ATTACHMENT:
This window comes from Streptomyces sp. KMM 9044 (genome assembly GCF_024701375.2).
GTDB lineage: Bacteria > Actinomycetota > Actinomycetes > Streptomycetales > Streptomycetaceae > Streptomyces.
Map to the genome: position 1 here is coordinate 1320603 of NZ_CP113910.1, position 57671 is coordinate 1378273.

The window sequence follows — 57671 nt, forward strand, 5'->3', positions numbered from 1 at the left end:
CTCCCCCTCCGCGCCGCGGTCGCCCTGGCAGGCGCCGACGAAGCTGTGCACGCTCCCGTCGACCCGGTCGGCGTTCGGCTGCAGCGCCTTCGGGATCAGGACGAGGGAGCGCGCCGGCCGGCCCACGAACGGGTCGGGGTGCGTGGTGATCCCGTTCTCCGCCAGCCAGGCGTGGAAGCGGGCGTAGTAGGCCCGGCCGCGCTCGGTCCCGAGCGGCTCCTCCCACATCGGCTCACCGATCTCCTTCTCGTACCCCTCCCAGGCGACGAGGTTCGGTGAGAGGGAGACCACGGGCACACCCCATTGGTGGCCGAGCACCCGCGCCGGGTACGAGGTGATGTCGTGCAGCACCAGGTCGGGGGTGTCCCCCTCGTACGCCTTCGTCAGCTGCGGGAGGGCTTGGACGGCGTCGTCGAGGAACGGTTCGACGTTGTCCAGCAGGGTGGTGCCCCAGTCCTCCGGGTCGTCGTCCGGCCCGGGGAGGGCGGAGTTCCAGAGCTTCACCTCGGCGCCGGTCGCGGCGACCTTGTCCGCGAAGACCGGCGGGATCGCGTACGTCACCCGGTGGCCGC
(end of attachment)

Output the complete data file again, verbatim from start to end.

This window comes from Streptomyces sp. KMM 9044 (genome assembly GCF_024701375.2).
GTDB lineage: Bacteria > Actinomycetota > Actinomycetes > Streptomycetales > Streptomycetaceae > Streptomyces.
Map to the genome: position 1 here is coordinate 1320603 of NZ_CP113910.1, position 57671 is coordinate 1378273.

The window sequence follows — 57671 nt, forward strand, 5'->3', positions numbered from 1 at the left end:
CTCCCCCTCCGCGCCGCGGTCGCCCTGGCAGGCGCCGACGAAGCTGTGCACGCTCCCGTCGACCCGGTCGGCGTTCGGCTGCAGCGCCTTCGGGATCAGGACGAGGGAGCGCGCCGGCCGGCCCACGAACGGGTCGGGGTGCGTGGTGATCCCGTTCTCCGCCAGCCAGGCGTGGAAGCGGGCGTAGTAGGCCCGGCCGCGCTCGGTCCCGAGCGGCTCCTCCCACATCGGCTCACCGATCTCCTTCTCGTACCCCTCCCAGGCGACGAGGTTCGGTGAGAGGGAGACCACGGGCACACCCCATTGGTGGCCGAGCACCCGCGCCGGGTACGAGGTGATGTCGTGCAGCACCAGGTCGGGGGTGTCCCCCTCGTACGCCTTCGTCAGCTGCGGGAGGGCTTGGACGGCGTCGTCGAGGAACGGTTCGACGTTGTCCAGCAGGGTGGTGCCCCAGTCCTCCGGGTCGTCGTCCGGCCCGGGGAGGGCGGAGTTCCAGAGCTTCACCTCGGCGCCGGTCGCGGCGACCTTGTCCGCGAAGACCGGCGGGATCGCGTACGTCACCCGGTGGCCGC